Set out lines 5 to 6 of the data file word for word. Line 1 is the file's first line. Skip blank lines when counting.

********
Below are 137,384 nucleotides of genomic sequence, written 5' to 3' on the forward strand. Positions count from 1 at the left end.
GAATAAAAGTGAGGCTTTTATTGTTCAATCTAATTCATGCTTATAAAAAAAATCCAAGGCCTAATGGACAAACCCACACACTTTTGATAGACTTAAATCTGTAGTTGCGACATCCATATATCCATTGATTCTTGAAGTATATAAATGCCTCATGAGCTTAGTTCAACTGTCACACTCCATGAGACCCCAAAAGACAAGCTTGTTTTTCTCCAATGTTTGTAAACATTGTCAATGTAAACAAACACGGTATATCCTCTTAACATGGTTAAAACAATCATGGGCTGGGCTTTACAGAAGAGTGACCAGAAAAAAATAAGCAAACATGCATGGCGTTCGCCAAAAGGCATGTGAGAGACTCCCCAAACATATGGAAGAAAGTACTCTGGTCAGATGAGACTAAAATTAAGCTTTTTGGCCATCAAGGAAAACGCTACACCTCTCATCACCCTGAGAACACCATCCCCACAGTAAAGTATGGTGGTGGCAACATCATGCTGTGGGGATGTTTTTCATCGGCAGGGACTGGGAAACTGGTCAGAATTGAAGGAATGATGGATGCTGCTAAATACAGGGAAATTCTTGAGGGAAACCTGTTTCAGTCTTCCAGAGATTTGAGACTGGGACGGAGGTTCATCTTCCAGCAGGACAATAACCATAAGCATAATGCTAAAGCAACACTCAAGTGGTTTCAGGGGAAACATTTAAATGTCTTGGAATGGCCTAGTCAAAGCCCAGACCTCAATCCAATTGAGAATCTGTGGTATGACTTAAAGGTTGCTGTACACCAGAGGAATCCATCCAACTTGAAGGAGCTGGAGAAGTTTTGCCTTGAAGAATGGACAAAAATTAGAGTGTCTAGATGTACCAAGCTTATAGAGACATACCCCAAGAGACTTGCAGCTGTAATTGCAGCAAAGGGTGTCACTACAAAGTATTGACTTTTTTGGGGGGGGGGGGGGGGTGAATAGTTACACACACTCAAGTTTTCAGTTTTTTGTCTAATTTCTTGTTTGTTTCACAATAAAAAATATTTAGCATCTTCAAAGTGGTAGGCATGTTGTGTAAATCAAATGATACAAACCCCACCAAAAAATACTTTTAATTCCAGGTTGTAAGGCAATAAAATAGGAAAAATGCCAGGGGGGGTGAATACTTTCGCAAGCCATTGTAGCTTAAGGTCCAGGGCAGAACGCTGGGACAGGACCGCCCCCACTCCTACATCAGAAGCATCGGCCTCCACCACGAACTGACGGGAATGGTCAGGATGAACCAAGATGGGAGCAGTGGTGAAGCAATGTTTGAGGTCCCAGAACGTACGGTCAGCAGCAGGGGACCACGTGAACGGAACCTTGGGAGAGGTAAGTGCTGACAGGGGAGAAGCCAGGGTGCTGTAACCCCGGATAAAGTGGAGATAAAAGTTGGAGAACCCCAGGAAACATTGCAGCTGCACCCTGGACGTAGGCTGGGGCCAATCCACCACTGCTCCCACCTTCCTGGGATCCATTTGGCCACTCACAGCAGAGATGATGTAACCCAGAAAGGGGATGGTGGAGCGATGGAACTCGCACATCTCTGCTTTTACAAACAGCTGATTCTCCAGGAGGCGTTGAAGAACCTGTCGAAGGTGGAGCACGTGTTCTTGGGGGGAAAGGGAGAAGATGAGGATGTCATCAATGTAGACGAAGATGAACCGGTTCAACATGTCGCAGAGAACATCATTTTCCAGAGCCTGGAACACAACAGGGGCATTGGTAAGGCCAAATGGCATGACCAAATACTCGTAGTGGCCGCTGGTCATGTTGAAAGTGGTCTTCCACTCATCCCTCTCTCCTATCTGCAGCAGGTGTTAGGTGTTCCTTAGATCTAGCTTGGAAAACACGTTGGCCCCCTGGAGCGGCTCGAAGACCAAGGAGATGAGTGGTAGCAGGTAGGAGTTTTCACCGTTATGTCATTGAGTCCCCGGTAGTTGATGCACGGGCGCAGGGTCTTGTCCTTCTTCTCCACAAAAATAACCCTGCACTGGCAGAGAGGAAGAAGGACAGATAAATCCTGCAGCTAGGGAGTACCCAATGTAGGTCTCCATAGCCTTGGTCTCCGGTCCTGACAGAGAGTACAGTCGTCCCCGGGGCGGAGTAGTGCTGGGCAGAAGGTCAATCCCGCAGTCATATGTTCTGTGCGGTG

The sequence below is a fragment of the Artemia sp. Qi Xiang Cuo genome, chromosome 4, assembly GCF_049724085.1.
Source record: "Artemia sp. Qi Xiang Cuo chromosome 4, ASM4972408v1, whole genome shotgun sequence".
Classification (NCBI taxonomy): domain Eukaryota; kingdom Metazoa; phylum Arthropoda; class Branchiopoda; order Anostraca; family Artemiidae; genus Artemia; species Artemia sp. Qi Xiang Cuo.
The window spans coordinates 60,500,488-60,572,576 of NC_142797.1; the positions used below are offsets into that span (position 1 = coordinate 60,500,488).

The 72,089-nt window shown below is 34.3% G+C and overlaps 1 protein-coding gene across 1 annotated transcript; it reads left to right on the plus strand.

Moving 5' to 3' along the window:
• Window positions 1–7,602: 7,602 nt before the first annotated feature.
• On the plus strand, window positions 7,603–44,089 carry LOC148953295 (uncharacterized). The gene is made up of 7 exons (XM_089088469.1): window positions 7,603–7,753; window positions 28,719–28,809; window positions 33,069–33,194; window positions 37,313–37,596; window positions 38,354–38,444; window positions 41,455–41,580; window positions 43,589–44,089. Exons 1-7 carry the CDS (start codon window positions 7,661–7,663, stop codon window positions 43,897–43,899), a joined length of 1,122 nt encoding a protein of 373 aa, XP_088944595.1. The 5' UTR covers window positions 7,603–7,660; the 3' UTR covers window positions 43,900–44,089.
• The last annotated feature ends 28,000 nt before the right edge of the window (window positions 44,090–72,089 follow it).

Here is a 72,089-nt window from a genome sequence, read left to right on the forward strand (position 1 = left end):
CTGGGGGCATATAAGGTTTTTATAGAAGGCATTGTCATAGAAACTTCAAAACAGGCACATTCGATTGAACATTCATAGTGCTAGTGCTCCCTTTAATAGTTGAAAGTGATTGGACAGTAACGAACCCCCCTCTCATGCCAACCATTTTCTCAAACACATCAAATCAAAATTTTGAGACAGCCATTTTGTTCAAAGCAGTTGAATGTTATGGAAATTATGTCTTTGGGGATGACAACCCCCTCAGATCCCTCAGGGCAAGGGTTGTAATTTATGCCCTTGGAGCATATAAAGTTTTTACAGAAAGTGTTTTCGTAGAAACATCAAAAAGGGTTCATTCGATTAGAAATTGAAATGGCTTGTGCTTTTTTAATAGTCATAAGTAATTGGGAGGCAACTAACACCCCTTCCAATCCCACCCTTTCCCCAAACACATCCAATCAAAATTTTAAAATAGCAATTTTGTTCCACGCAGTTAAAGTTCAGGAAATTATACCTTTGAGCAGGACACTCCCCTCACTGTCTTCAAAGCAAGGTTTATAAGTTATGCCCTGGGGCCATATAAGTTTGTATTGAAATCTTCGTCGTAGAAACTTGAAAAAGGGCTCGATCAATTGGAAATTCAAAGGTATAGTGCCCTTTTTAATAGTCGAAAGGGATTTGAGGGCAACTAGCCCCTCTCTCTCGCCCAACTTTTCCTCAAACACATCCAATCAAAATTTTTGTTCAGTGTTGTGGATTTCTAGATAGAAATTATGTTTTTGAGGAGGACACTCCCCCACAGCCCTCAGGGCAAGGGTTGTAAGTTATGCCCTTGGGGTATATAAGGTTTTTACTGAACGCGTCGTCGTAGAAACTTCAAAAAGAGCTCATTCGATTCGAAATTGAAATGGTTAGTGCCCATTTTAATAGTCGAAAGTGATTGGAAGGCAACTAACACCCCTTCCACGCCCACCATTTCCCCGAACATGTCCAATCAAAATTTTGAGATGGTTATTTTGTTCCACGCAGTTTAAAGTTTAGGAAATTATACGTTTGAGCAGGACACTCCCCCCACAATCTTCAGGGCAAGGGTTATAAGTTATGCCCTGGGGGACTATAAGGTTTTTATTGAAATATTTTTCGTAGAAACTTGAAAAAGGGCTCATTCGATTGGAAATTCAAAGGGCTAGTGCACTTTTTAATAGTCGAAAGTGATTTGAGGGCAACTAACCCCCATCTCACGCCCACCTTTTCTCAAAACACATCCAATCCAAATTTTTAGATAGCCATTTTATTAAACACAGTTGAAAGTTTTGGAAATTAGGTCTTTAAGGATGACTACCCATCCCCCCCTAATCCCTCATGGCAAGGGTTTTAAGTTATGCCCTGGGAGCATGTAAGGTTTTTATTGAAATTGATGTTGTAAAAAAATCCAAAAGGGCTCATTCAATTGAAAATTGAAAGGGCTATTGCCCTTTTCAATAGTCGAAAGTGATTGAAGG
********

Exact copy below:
Classification (NCBI taxonomy): domain Eukaryota; kingdom Metazoa; phylum Arthropoda; class Branchiopoda; order Anostraca; family Artemiidae; genus Artemia; species Artemia sp. Qi Xiang Cuo.
The window spans coordinates 60,500,488-60,572,576 of NC_142797.1; the positions used below are offsets into that span (position 1 = coordinate 60,500,488).